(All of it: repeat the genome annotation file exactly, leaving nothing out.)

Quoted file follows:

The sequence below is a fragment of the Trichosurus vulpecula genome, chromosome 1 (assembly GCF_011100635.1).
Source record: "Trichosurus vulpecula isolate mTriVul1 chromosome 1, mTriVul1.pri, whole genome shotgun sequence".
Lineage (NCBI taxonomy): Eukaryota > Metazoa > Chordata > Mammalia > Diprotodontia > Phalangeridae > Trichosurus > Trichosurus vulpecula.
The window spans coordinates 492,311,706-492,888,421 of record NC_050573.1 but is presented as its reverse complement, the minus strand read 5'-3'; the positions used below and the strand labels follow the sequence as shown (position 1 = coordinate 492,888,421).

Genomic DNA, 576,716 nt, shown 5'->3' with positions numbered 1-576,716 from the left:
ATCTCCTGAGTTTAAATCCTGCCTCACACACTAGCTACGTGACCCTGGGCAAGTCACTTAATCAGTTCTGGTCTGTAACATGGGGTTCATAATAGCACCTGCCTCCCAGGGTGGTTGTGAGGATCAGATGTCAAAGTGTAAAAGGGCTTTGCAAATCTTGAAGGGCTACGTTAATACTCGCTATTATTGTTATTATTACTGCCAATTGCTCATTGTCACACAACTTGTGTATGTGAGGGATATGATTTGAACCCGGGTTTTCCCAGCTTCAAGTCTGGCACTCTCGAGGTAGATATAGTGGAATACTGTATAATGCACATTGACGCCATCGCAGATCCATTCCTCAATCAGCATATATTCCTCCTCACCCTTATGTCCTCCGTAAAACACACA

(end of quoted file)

The sequence below is a fragment of the Trichosurus vulpecula genome, chromosome 1 (assembly GCF_011100635.1).
Source record: "Trichosurus vulpecula isolate mTriVul1 chromosome 1, mTriVul1.pri, whole genome shotgun sequence".
Lineage (NCBI taxonomy): Eukaryota > Metazoa > Chordata > Mammalia > Diprotodontia > Phalangeridae > Trichosurus > Trichosurus vulpecula.
The window spans coordinates 492,311,706-492,888,421 of record NC_050573.1 but is presented as its reverse complement, the minus strand read 5'-3'; the positions used below and the strand labels follow the sequence as shown (position 1 = coordinate 492,888,421).

Genomic DNA, 576,716 nt, shown 5'->3' with positions numbered 1-576,716 from the left:
ATCTCCTGAGTTTAAATCCTGCCTCACACACTAGCTACGTGACCCTGGGCAAGTCACTTAATCAGTTCTGGTCTGTAACATGGGGTTCATAATAGCACCTGCCTCCCAGGGTGGTTGTGAGGATCAGATGTCAAAGTGTAAAAGGGCTTTGCAAATCTTGAAGGGCTACGTTAATACTCGCTATTATTGTTATTATTACTGCCAATTGCTCATTGTCACACAACTTGTGTATGTGAGGGATATGATTTGAACCCGGGTTTTCCCAGCTTCAAGTCTGGCACTCTCGAGGTAGATATAGTGGAATACTGTATAATGCACATTGACGCCATCGCAGATCCATTCCTCAATCAGCATATATTCCTCCTCACCCTTATGTCCTCCGTAAAACACACA